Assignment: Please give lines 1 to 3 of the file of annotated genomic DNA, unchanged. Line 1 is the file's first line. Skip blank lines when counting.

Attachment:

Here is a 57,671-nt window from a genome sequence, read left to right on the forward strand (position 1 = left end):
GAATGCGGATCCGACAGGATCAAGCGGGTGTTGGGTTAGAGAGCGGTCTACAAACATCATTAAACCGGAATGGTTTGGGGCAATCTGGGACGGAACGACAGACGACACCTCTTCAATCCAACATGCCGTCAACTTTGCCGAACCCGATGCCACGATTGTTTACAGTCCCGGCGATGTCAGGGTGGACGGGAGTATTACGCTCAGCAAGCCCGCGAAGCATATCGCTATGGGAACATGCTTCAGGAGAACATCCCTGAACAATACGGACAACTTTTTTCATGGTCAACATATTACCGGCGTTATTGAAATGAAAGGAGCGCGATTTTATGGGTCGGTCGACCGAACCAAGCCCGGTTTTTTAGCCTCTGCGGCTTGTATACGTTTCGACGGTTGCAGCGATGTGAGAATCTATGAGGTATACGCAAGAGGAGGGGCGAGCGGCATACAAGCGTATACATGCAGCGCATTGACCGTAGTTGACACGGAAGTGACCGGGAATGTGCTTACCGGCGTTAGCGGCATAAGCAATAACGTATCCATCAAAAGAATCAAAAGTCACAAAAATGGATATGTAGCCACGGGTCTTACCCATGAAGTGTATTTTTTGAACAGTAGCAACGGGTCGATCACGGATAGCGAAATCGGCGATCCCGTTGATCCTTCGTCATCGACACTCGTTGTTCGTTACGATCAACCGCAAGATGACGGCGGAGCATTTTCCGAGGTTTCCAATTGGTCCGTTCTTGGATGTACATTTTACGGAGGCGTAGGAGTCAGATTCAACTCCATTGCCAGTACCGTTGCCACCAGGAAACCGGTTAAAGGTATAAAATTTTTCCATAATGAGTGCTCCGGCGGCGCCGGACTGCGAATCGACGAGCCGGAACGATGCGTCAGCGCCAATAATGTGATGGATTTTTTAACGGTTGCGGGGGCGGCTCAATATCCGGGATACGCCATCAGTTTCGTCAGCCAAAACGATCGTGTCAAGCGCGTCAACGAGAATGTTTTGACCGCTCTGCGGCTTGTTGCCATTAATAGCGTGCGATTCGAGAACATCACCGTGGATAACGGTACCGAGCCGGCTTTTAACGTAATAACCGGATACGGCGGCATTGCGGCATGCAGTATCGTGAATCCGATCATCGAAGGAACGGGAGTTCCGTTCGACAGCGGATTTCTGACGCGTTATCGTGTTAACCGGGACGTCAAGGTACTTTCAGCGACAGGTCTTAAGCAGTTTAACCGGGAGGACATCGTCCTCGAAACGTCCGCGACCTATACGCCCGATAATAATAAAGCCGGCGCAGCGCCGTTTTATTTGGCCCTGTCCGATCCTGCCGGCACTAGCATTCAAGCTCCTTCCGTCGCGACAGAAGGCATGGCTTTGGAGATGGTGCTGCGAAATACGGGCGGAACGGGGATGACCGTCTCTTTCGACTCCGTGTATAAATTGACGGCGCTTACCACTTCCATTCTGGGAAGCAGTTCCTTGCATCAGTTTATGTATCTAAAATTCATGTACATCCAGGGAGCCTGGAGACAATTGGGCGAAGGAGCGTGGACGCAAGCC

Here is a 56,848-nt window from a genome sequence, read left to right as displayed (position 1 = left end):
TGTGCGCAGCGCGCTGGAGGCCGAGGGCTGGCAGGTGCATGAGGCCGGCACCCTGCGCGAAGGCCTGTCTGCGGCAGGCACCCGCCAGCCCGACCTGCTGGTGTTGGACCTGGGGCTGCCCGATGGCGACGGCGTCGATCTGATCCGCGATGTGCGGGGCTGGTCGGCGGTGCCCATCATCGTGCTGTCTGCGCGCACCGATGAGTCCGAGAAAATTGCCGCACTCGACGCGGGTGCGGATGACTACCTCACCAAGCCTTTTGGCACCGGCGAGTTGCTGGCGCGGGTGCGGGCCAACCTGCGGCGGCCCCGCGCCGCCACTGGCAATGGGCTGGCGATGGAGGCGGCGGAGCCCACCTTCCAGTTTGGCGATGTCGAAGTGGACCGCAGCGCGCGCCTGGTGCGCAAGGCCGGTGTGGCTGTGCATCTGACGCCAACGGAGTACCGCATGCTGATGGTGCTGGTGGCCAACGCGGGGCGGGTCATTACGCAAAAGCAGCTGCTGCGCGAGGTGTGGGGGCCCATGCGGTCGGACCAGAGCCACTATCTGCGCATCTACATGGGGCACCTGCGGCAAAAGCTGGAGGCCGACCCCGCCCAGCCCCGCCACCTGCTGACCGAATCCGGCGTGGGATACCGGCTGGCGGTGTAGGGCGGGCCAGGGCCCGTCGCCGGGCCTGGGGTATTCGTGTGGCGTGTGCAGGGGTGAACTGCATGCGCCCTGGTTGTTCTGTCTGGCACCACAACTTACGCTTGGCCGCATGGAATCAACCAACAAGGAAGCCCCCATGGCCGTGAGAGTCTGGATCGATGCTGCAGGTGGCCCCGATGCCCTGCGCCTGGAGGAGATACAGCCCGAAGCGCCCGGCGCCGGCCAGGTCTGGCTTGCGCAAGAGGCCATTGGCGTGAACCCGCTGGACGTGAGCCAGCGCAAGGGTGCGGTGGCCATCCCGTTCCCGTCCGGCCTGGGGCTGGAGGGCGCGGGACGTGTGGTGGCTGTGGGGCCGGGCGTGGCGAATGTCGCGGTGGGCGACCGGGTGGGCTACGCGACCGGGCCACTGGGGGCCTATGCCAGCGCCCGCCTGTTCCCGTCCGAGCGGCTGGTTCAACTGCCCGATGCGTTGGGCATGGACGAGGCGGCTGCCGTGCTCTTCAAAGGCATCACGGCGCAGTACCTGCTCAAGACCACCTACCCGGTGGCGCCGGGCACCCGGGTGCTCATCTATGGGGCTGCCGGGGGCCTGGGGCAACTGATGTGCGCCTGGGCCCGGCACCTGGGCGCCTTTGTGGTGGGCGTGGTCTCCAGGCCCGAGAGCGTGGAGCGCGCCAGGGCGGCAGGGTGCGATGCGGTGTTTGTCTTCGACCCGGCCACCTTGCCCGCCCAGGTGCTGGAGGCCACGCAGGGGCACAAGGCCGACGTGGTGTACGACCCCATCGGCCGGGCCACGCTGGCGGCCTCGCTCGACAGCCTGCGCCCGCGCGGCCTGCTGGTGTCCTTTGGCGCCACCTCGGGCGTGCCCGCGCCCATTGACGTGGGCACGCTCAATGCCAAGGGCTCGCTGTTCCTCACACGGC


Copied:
Here is a 57,671-nt window from a genome sequence, read left to right on the forward strand (position 1 = left end):
GAATGCGGATCCGACAGGATCAAGCGGGTGTTGGGTTAGAGAGCGGTCTACAAACATCATTAAACCGGAATGGTTTGGGGCAATCTGGGACGGAACGACAGACGACACCTCTTCAATCCAACATGCCGTCAACTTTGCCGAACCCGATGCCACGATTGTTTACAGTCCCGGCGATGTCAGGGTGGACGGGAGTATTACGCTCAGCAAGCCCGCGAAGCATATCGCTATGGGAACATGCTTCAGGAGAACATCCCTGAACAATACGGACAACTTTTTTCATGGTCAACATATTACCGGCGTTATTGAAATGAAAGGAGCGCGATTTTATGGGTCGGTCGACCGAACCAAGCCCGGTTTTTTAGCCTCTGCGGCTTGTATACGTTTCGACGGTTGCAGCGATGTGAGAATCTATGAGGTATACGCAAGAGGAGGGGCGAGCGGCATACAAGCGTATACATGCAGCGCATTGACCGTAGTTGACACGGAAGTGACCGGGAATGTGCTTACCGGCGTTAGCGGCATAAGCAATAACGTATCCATCAAAAGAATCAAAAGTCACAAAAATGGATATGTAGCCACGGGTCTTACCCATGAAGTGTATTTTTTGAACAGTAGCAACGGGTCGATCACGGATAGCGAAATCGGCGATCCCGTTGATCCTTCGTCATCGACACTCGTTGTTCGTTACGATCAACCGCAAGATGACGGCGGAGCATTTTCCGAGGTTTCCAATTGGTCCGTTCTTGGATGTACATTTTACGGAGGCGTAGGAGTCAGATTCAACTCCATTGCCAGTACCGTTGCCACCAGGAAACCGGTTAAAGGTATAAAATTTTTCCATAATGAGTGCTCCGGCGGCGCCGGACTGCGAATCGACGAGCCGGAACGATGCGTCAGCGCCAATAATGTGATGGATTTTTTAACGGTTGCGGGGGCGGCTCAATATCCGGGATACGCCATCAGTTTCGTCAGCCAAAACGATCGTGTCAAGCGCGTCAACGAGAATGTTTTGACCGCTCTGCGGCTTGTTGCCATTAATAGCGTGCGATTCGAGAACATCACCGTGGATAACGGTACCGAGCCGGCTTTTAACGTAATAACCGGATACGGCGGCATTGCGGCATGCAGTATCGTGAATCCGATCATCGAAGGAACGGGAGTTCCGTTCGACAGCGGATTTCTGACGCGTTATCGTGTTAACCGGGACGTCAAGGTACTTTCAGCGACAGGTCTTAAGCAGTTTAACCGGGAGGACATCGTCCTCGAAACGTCCGCGACCTATACGCCCGATAATAATAAAGCCGGCGCAGCGCCGTTTTATTTGGCCCTGTCCGATCCTGCCGGCACTAGCATTCAAGCTCCTTCCGTCGCGACAGAAGGCATGGCTTTGGAGATGGTGCTGCGAAATACGGGCGGAACGGGGATGACCGTCTCTTTCGACTCCGTGTATAAATTGACGGCGCTTACCACTTCCATTCTGGGAAGCAGTTCCTTGCATCAGTTTATGTATCTAAAATTCATGTACATCCAGGGAGCCTGGAGACAATTGGGCGAAGGAGCGTGGACGCAAGCC

Here is a 56,848-nt window from a genome sequence, read left to right as displayed (position 1 = left end):